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NATIONAL COLLEGIATE ATHLETIC ASSN. V. SMITH (98-84) 525 U.S. 459 (1999)
139 F.3d 180, vacated and remanded.
Syllabus
 
Opinion
[ Ginsburg ]
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Syllabus

NOTE:  Where it is feasible, a syllabus (headnote) will be released, as is being done in connection with this case, at the time the opinion is issued.
The syllabus constitutes no part of the opinion of the Court but has been prepared by the Reporter of Decisions for the convenience of the reader.
See United States v. Detroit Timber & Lumber Co., 200 U.S. 321, 337.

SUPREME COURT OF THE UNITED STATES

NATIONAL COLLEGIATE ATHLETIC
ASSOCIATION v. SMITH

CERTIORARI TO THE UNITD STATES COURT OF APPEALS FOR THE THIRD CIRCUIT


No. 98—84. Argued January 20, 1999–Decided February 23, 1999

The National Collegiate Athletic Association (NCAA) has adopted rules governing the intercollegiate athletics programs of its member colleges and universities. Among these rules is the Postbaccalaureate Bylaw, which allows a postgraduate student-athlete to participate in intercollegiate athletics only at the institution that awarded her undergraduate degree. Respondent Smith played intercollegiate volleyball for two seasons at St. Bonaventure University. After she graduated from St. Bonaventure, Smith enrolled in postgraduate programs at Hofstra University and the University of Pittsburgh. She sought to play intercollegiate volleyball at those schools, but the NCAA denied her eligibility on the basis of its postbaccalaureate restrictions. At Smith’s request, Hofstra and the University of Pittsburgh petitioned the NCAA to waive the restrictions, but, each time, the NCAA refused. Smith filed this lawsuit pro se, alleging, among other things, that the NCAA had violated Title IX of the Education Amendments of 1972, which proscribes sex discrimination in “any education program or activity receiving Federal financial assistance,” 20 U.S.C. § 1681(a). The NCAA moved to dismiss on the ground that the complaint failed to allege that the NCAA is a recipient of federal financial assistance. In opposition, Smith argued that the NCAA governs the federally funded intercollegiate athletics programs of its members, that these programs are educational, and that the NCAA benefited economically from its members’ receipt of federal funds. Concluding that the alleged connections between the NCAA and federal financial assistance to member institutions were too attenuated to sustain a Title IX claim, the District Court dismissed the suit. Smith then moved for leave to amend her complaint to allege that the NCAA receives federal assistance through other recipients and operates an educational activity that benefits from such assistance. The District Court denied the motion as moot. Reversing that denial, the Third Circuit held that the NCAA’s receipt of dues from federally funded member institutions would suffice to bring the NCAA within the scope of Title IX.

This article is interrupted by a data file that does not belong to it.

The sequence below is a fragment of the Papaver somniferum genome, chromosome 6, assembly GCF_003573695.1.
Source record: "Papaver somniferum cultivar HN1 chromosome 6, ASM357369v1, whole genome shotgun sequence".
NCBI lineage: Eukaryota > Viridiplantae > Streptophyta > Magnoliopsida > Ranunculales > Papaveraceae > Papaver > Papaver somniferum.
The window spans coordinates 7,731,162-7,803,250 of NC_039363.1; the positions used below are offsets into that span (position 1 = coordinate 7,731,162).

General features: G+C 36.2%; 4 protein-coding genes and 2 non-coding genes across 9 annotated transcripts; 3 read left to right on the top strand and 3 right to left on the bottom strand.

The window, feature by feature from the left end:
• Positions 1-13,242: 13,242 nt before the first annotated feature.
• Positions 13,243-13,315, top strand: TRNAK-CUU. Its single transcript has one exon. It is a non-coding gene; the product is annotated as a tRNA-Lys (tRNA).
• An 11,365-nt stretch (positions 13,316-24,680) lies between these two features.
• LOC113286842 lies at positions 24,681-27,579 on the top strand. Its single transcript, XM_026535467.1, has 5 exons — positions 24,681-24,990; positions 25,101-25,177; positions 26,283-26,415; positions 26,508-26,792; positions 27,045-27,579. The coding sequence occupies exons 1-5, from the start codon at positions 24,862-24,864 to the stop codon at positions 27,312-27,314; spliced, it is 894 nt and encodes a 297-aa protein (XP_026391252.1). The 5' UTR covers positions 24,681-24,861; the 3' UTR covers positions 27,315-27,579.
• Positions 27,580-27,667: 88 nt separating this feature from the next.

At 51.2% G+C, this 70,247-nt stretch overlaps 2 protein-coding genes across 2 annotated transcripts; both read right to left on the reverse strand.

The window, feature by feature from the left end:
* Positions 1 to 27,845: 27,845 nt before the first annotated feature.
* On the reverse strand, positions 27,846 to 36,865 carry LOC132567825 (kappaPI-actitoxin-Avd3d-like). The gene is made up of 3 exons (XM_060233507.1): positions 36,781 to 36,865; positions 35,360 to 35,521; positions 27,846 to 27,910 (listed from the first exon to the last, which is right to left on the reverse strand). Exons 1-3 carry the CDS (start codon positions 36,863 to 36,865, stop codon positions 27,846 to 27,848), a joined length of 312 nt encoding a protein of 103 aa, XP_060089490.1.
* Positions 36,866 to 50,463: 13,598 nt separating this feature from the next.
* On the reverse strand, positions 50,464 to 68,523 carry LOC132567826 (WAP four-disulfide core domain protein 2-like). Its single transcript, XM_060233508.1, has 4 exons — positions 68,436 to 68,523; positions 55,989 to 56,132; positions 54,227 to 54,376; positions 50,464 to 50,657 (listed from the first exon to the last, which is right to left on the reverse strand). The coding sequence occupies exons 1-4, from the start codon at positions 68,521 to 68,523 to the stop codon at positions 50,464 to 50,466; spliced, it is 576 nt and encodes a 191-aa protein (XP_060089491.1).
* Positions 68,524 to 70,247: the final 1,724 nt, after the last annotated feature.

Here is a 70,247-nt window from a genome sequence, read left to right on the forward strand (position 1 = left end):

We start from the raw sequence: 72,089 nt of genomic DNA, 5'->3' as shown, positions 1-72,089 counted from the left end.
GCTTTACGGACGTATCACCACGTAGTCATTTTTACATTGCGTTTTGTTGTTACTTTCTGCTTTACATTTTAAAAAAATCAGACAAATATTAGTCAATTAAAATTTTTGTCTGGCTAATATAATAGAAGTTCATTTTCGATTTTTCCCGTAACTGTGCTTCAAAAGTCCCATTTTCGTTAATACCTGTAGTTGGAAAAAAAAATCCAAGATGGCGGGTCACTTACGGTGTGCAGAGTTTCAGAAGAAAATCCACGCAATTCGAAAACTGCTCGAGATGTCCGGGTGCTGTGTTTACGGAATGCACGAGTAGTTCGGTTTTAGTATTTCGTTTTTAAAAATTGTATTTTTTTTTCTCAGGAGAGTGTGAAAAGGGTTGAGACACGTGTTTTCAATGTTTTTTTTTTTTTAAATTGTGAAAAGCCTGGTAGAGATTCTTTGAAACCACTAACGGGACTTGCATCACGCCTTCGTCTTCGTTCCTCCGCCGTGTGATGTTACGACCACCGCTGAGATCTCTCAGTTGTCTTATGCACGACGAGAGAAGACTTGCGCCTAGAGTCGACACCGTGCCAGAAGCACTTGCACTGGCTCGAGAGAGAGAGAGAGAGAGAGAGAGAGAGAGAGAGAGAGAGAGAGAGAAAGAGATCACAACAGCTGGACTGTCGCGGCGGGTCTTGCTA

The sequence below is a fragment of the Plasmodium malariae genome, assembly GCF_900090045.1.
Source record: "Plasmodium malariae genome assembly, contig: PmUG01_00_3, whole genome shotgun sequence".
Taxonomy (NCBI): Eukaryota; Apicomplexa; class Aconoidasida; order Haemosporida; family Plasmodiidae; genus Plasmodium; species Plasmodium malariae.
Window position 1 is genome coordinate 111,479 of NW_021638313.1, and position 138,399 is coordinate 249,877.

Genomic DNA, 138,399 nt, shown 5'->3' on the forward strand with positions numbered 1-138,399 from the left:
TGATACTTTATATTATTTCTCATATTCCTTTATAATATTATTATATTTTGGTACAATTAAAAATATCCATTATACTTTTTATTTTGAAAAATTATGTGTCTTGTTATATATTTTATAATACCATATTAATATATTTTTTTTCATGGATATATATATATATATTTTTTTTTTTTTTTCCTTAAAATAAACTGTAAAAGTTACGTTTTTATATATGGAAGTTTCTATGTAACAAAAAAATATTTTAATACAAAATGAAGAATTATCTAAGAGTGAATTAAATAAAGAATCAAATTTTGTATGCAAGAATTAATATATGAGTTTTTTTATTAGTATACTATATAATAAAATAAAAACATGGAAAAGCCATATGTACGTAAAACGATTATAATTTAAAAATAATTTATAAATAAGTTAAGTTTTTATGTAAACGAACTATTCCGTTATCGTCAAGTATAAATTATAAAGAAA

Held:  Dues payments from recipients of federal funds do not suffice to subject the NCAA to suit under Title IX. Pp. 5—10.